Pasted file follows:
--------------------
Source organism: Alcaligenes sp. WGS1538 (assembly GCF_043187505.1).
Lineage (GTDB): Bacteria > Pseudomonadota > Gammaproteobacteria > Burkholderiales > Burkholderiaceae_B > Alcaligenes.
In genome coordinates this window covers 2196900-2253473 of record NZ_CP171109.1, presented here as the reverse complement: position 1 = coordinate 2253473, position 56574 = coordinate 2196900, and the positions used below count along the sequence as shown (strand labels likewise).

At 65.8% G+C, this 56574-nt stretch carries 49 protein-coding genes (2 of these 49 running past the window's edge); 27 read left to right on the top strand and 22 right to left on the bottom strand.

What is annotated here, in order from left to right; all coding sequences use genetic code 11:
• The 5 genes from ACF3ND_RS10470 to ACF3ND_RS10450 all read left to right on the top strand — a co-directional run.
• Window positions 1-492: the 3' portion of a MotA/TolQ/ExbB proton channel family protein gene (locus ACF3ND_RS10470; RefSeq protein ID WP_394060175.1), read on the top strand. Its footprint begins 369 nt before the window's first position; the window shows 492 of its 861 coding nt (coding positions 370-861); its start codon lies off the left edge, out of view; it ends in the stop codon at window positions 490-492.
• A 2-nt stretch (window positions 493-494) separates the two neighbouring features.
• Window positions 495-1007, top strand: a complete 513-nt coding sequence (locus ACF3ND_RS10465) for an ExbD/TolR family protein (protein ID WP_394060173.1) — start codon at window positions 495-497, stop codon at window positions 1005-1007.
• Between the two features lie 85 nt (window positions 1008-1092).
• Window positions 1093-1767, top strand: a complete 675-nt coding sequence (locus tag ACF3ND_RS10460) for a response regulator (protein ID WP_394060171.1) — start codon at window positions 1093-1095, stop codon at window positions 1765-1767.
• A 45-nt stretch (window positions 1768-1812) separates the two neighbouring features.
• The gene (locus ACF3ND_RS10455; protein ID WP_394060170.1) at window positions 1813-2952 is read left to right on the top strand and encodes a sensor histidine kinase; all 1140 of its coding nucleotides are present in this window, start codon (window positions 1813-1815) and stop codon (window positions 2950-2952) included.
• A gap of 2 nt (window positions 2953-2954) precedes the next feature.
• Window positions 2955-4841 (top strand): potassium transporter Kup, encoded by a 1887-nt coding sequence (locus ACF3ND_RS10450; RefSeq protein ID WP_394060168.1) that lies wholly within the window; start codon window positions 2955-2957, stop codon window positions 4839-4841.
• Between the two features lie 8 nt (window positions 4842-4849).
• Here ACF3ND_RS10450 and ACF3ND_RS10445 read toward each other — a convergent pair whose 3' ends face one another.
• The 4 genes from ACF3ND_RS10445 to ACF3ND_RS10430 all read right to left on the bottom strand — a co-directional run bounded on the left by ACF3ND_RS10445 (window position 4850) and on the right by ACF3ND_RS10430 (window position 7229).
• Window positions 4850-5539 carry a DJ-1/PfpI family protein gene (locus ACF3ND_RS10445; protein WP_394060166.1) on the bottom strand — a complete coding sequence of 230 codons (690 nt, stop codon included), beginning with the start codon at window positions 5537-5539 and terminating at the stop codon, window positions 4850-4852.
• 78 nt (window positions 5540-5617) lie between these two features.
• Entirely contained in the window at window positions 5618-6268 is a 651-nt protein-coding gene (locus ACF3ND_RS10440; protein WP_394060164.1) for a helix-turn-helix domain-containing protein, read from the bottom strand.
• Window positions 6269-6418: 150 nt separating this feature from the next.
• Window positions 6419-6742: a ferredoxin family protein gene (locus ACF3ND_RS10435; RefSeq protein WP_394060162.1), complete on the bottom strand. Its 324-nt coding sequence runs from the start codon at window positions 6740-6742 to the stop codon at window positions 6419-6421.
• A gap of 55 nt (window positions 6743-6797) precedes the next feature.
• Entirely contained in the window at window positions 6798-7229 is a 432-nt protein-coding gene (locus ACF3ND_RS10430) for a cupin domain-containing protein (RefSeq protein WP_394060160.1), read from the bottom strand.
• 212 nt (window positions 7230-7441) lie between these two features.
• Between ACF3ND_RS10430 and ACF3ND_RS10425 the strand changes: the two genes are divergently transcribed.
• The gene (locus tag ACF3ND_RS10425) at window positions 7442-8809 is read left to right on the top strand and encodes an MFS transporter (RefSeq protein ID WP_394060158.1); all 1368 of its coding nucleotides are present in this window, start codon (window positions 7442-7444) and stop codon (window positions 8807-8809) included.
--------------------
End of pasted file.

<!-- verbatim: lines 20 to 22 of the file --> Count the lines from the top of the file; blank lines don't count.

• 78 nt (window positions 5540-5617) lie between these two features.
• Entirely contained in the window at window positions 5618-6268 is a 651-nt protein-coding gene (locus ACF3ND_RS10440; protein WP_394060164.1) for a helix-turn-helix domain-containing protein, read from the bottom strand.
• Window positions 6269-6418: 150 nt separating this feature from the next.